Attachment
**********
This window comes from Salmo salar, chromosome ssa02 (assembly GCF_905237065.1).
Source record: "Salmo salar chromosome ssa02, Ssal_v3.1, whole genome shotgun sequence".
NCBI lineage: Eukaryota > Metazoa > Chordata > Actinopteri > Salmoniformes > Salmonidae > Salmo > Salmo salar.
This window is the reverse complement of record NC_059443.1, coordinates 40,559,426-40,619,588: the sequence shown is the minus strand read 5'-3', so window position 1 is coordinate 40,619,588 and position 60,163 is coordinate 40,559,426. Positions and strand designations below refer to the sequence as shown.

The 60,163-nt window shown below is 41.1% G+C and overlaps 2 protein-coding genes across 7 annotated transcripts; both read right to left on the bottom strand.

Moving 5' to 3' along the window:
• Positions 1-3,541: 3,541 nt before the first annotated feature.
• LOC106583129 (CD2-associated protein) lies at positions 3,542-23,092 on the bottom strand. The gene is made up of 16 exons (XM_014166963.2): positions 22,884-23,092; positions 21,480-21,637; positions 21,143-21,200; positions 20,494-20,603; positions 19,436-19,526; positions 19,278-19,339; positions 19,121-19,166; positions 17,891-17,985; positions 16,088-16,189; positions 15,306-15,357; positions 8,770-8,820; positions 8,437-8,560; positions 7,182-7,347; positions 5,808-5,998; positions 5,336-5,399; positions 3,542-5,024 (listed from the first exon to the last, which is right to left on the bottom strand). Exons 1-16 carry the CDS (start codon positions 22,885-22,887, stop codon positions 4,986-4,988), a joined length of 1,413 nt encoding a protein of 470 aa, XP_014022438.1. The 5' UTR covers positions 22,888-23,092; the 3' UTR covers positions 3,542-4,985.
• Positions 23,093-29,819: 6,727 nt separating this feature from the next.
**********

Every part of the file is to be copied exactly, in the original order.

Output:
This window comes from Salmo salar, chromosome ssa02 (assembly GCF_905237065.1).
Source record: "Salmo salar chromosome ssa02, Ssal_v3.1, whole genome shotgun sequence".
NCBI lineage: Eukaryota > Metazoa > Chordata > Actinopteri > Salmoniformes > Salmonidae > Salmo > Salmo salar.
This window is the reverse complement of record NC_059443.1, coordinates 40,559,426-40,619,588: the sequence shown is the minus strand read 5'-3', so window position 1 is coordinate 40,619,588 and position 60,163 is coordinate 40,559,426. Positions and strand designations below refer to the sequence as shown.

The 60,163-nt window shown below is 41.1% G+C and overlaps 2 protein-coding genes across 7 annotated transcripts; both read right to left on the bottom strand.

Moving 5' to 3' along the window:
• Positions 1-3,541: 3,541 nt before the first annotated feature.
• LOC106583129 (CD2-associated protein) lies at positions 3,542-23,092 on the bottom strand. The gene is made up of 16 exons (XM_014166963.2): positions 22,884-23,092; positions 21,480-21,637; positions 21,143-21,200; positions 20,494-20,603; positions 19,436-19,526; positions 19,278-19,339; positions 19,121-19,166; positions 17,891-17,985; positions 16,088-16,189; positions 15,306-15,357; positions 8,770-8,820; positions 8,437-8,560; positions 7,182-7,347; positions 5,808-5,998; positions 5,336-5,399; positions 3,542-5,024 (listed from the first exon to the last, which is right to left on the bottom strand). Exons 1-16 carry the CDS (start codon positions 22,885-22,887, stop codon positions 4,986-4,988), a joined length of 1,413 nt encoding a protein of 470 aa, XP_014022438.1. The 5' UTR covers positions 22,888-23,092; the 3' UTR covers positions 3,542-4,985.
• Positions 23,093-29,819: 6,727 nt separating this feature from the next.